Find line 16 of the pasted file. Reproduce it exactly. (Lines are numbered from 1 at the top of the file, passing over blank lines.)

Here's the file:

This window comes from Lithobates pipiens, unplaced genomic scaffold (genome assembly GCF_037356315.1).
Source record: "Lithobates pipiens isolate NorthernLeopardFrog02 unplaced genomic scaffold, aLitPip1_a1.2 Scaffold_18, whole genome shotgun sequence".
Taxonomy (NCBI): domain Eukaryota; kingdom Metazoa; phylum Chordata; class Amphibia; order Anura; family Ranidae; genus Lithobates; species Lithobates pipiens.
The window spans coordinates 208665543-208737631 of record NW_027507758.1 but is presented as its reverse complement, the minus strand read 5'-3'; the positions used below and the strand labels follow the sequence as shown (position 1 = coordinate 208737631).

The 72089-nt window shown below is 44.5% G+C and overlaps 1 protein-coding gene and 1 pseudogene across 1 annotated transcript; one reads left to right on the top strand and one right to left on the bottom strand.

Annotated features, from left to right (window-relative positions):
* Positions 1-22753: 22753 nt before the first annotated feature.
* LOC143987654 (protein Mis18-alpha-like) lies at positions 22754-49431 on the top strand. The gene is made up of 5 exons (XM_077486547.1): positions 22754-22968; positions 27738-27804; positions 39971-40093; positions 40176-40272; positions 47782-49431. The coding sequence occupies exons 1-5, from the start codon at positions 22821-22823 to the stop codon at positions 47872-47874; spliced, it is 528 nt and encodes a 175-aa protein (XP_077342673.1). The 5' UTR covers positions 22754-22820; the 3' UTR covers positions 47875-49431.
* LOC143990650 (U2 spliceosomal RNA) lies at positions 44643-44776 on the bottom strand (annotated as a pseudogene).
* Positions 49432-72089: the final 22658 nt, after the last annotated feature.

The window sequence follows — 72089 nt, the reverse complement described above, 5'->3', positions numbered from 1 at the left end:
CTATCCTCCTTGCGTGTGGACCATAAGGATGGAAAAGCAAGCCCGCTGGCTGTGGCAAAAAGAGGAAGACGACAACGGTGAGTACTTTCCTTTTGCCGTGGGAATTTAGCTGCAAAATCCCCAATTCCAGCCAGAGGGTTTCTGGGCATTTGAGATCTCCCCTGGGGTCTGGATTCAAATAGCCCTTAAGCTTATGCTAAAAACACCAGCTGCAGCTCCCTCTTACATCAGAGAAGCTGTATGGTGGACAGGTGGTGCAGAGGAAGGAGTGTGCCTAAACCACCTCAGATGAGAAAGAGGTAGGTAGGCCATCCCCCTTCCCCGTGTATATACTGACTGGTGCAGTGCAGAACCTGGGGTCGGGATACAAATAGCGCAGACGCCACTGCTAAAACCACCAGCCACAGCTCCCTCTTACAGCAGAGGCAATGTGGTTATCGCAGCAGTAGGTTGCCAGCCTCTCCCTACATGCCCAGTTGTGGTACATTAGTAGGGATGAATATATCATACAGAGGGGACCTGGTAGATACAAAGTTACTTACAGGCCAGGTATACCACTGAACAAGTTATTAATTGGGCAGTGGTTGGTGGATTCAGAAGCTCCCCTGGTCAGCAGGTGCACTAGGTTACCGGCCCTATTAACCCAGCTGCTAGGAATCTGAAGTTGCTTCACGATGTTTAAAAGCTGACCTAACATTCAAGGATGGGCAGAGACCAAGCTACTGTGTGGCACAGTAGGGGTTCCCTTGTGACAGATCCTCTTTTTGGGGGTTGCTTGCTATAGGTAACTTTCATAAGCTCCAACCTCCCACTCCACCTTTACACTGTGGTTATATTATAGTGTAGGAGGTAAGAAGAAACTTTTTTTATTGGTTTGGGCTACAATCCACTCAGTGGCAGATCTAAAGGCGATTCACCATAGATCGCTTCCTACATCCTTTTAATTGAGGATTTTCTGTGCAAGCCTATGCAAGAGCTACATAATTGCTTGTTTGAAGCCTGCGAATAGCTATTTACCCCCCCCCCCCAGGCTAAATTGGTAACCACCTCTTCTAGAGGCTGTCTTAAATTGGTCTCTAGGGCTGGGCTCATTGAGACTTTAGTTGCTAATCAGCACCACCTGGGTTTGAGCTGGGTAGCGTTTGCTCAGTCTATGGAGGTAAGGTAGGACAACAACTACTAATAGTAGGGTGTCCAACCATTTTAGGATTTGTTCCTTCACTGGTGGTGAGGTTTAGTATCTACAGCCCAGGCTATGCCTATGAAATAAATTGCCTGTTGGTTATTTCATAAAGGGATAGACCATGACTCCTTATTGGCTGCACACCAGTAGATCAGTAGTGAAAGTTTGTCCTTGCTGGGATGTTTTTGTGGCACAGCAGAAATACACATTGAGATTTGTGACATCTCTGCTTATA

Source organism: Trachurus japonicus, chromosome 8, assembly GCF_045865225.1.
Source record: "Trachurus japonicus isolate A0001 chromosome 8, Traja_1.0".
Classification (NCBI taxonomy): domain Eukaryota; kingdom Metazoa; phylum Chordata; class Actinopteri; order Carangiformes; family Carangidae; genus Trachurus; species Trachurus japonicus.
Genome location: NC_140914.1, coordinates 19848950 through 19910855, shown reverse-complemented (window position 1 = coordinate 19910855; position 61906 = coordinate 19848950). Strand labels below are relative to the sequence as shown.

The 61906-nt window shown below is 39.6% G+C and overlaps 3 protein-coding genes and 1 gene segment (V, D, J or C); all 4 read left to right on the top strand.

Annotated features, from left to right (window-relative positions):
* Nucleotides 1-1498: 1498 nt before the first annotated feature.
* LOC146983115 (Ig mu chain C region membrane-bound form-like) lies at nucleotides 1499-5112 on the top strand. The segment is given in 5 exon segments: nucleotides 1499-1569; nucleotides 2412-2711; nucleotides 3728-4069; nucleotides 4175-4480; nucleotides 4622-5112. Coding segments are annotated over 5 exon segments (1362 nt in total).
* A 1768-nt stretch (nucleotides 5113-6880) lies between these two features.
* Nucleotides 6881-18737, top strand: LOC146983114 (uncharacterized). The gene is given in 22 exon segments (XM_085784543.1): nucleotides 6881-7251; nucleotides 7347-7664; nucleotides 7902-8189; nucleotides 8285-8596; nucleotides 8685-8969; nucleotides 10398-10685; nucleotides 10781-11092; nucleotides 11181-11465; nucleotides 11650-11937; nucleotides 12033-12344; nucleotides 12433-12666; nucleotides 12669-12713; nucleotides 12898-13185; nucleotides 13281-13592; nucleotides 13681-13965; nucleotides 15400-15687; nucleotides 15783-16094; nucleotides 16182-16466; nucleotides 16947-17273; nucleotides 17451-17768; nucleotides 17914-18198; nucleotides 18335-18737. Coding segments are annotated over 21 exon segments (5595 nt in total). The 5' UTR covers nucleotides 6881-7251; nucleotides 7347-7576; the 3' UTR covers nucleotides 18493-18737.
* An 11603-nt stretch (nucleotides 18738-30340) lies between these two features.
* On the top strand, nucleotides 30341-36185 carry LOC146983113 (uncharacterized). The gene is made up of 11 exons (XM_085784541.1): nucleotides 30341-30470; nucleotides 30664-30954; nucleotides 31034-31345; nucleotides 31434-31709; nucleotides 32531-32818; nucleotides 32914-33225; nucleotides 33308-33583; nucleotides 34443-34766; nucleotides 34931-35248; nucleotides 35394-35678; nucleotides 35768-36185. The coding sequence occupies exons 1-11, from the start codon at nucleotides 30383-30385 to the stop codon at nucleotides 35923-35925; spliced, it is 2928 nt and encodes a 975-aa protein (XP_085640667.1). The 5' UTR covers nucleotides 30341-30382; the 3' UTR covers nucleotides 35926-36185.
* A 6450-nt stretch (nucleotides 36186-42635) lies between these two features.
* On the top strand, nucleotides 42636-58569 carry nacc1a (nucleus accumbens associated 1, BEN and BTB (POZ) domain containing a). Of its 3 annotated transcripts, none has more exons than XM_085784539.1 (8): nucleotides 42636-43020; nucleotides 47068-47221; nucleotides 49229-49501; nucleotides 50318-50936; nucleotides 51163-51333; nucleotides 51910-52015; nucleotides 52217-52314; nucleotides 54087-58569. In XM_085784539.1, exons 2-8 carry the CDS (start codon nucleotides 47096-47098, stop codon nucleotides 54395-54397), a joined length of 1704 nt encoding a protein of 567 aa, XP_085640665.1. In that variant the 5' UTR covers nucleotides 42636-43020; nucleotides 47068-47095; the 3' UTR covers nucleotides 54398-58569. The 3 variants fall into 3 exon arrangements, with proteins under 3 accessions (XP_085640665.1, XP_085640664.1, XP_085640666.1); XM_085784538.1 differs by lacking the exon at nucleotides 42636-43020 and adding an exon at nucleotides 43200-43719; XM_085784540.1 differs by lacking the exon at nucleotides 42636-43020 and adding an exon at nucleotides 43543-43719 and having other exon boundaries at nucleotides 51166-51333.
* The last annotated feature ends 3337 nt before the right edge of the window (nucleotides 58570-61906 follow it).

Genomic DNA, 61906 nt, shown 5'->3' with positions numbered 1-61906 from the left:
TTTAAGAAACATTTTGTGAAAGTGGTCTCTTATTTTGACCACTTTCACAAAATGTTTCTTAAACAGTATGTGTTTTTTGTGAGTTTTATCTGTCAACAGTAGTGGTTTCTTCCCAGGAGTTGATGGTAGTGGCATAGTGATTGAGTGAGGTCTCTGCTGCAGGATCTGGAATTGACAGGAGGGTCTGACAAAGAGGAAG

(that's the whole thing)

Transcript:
Genome location: NC_140914.1, coordinates 19848950 through 19910855, shown reverse-complemented (window position 1 = coordinate 19910855; position 61906 = coordinate 19848950). Strand labels below are relative to the sequence as shown.